Winter may be upon us, but if you are well prepared for playing on those cold mornings, the high winds and showers needn't dent your enjoyment of a round of golf.
Here is part two of our guide to make this year's winter fold season you best yet...
12. Take advantage of green fee offers
We've put together a list of 49 green fee offers throughout the UK for you to take advantage of this winter. Click here
13. Allow for less break on slower greens
There will be more friction with the ball as the grass gets longer and wetter, so putts will slow quicker and not take as much break. Allow for less break, keep the ball inside the hole if you’re in doubt and favour a shorter and more aggressive putting stroke.
14. Get clued up about layering
Mats Lundqvist, Galvin Green’s Chief Designer, explains how to do it correctly
What are the key benefits of layering?
It revolves around comfort and the ability to match the right garments to the conditions. It ensures moisture and excess heat transports away from the body to keep you dry or cool. A tight-fitting base layer also boosts stamina by compressing muscles and enhancing circulation.
How many layers should you wear?
Galvin Green’s multi-layer concept recommends three for the serious golfer – a base layer for dry comfort, warmth and extra energy; a warm/cool layer for thermal regulation; and a shell layer for outer protection from the elements.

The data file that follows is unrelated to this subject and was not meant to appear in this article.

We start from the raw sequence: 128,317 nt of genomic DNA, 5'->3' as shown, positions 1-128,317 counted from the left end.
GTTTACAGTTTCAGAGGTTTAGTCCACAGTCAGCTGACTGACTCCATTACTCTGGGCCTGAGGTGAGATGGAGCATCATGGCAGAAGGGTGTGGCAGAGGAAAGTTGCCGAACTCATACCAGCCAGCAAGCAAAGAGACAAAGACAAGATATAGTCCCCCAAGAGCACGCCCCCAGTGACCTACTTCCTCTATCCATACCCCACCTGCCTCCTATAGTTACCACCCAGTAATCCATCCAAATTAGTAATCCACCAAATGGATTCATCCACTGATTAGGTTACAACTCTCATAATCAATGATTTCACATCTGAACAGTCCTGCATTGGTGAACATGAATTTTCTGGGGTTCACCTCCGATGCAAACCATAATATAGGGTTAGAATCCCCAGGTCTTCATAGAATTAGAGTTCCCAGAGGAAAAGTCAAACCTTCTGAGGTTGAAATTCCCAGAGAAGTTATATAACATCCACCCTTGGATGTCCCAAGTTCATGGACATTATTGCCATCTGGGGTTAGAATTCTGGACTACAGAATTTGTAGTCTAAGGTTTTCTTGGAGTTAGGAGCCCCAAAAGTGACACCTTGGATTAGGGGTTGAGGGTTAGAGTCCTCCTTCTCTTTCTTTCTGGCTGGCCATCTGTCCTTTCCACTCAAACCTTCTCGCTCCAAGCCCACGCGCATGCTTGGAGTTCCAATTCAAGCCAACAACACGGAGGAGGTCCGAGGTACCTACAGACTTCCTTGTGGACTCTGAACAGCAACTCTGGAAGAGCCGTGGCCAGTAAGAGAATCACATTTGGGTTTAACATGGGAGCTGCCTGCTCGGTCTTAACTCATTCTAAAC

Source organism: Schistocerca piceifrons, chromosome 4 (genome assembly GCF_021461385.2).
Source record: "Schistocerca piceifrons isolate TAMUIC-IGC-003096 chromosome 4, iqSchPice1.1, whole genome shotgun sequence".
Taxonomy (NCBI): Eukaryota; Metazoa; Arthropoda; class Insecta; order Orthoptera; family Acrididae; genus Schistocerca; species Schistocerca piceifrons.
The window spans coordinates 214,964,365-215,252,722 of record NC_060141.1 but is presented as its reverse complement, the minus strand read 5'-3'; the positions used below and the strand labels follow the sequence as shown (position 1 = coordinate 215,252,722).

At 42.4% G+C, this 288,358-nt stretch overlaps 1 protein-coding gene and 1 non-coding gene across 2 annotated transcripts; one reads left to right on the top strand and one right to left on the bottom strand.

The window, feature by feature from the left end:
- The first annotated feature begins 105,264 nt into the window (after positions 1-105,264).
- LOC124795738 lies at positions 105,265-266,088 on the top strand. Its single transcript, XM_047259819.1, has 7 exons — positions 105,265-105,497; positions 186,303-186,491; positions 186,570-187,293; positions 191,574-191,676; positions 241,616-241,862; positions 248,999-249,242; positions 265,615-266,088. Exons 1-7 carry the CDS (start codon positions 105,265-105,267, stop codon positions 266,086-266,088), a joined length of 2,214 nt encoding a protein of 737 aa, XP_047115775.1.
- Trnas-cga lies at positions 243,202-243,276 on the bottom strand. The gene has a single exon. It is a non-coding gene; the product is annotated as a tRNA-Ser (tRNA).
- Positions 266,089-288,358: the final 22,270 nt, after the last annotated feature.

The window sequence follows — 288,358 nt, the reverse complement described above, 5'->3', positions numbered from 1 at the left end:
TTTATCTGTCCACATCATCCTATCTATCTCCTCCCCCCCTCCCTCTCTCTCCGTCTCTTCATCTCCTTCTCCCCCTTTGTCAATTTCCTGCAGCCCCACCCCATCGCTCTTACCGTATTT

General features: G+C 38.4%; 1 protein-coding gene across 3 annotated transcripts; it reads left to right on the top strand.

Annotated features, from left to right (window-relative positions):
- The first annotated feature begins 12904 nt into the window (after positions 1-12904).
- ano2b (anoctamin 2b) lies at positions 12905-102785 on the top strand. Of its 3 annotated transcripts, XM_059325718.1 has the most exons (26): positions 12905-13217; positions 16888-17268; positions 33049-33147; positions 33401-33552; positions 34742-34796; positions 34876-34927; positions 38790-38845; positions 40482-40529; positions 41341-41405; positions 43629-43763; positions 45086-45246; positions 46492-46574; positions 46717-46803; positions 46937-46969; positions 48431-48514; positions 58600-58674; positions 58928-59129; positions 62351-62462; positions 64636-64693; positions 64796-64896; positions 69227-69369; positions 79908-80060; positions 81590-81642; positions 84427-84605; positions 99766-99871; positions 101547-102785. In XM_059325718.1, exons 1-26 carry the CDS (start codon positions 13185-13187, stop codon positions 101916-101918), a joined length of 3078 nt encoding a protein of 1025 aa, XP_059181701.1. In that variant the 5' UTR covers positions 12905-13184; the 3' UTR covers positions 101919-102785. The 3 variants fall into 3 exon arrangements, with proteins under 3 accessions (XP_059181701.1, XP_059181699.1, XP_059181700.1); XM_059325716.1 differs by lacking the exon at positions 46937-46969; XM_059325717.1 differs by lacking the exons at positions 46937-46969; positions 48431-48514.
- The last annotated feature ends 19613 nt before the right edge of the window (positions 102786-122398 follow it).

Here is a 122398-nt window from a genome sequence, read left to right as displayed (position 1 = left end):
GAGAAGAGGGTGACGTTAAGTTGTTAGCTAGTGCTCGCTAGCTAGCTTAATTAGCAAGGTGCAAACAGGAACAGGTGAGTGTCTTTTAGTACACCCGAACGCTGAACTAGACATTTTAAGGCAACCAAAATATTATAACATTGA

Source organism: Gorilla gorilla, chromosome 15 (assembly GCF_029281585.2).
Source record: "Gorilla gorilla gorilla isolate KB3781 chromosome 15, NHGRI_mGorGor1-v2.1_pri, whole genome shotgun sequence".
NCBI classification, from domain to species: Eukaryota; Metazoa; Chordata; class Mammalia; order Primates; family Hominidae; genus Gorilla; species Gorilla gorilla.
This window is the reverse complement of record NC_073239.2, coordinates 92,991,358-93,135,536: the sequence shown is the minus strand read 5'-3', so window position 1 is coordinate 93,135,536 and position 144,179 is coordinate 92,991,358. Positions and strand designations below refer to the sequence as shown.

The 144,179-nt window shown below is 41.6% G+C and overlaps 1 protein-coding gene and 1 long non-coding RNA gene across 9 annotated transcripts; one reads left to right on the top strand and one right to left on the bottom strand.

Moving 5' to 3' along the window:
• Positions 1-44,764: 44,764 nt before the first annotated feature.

What happens if you wear too many?
Unless you have compatible lightweight clothing designed to work together, especially in terms of breathability, too many layers will prove uncomfortable, restrict the swing and have an adverse effect on performance.
What does breathability mean?
It comes down to thermal regulation properties that keep the body at an optimum temperature whatever the weather. Our Ventil8 shirts have been developed for golfers with hi-tech textile fibres dispersing perspiration and moisture over a large area more quickly than any conventional garments. That enables the golfer to play in comfort and focus on the game.
Should the layers be different depending on whether it’s windy or rainy, cold or warm?
That’s exactly why the multi-layer concept was devised more than 10 years ago and why we now offer eight different garment options across the range. Gore-Tex, Gore-Tex Paclite Technology and Windstopper are a good example of how many options are available in different fabrics and styles to address a variety of conditions.
15. Try a fantastic nine-hole
Think British and Irish golf is all about five-hour rounds on 18-hole courses? Think again...
The Branston Academy, Staffs
Opened in 2001, this tree-lined course provides the perfect test for golfers wanting to sharpen up their short iron and wedge play. Play it: £7.50 for nine holes Mon-Thurs, £10 for 18 holes Fri-Sun; www.branstonclub.co.uk
Southport Old Links, Lancs
This enjoyable links/parkland hybrid begins relatively sedately, before turning into a formidable test. Play it: £12.50 for nine holes Mon-Fri, £16 Sat-Sun; www.southportoldlinksgolfclub.co.uk
This picturesque course was established way back in 1880. Play it: £15 for nine holes; www.melrosegolfcourse.co.uk
Royal Worlington & Newmarket
This Suffolk gem isn’t cheap, but then again it is probably the finest nine-hole course on planet earth. Play it: £50 for 18 holes, £60 per day; www.royalworlington.co.uk
Leeds Castle, Kent
The castle which serves as a fantastic backdrop to a par-33 course. Play it: £9.99 for nine holes Mon-Fri; £13 for nine holes Sat-Sun; www.leeds-castle.com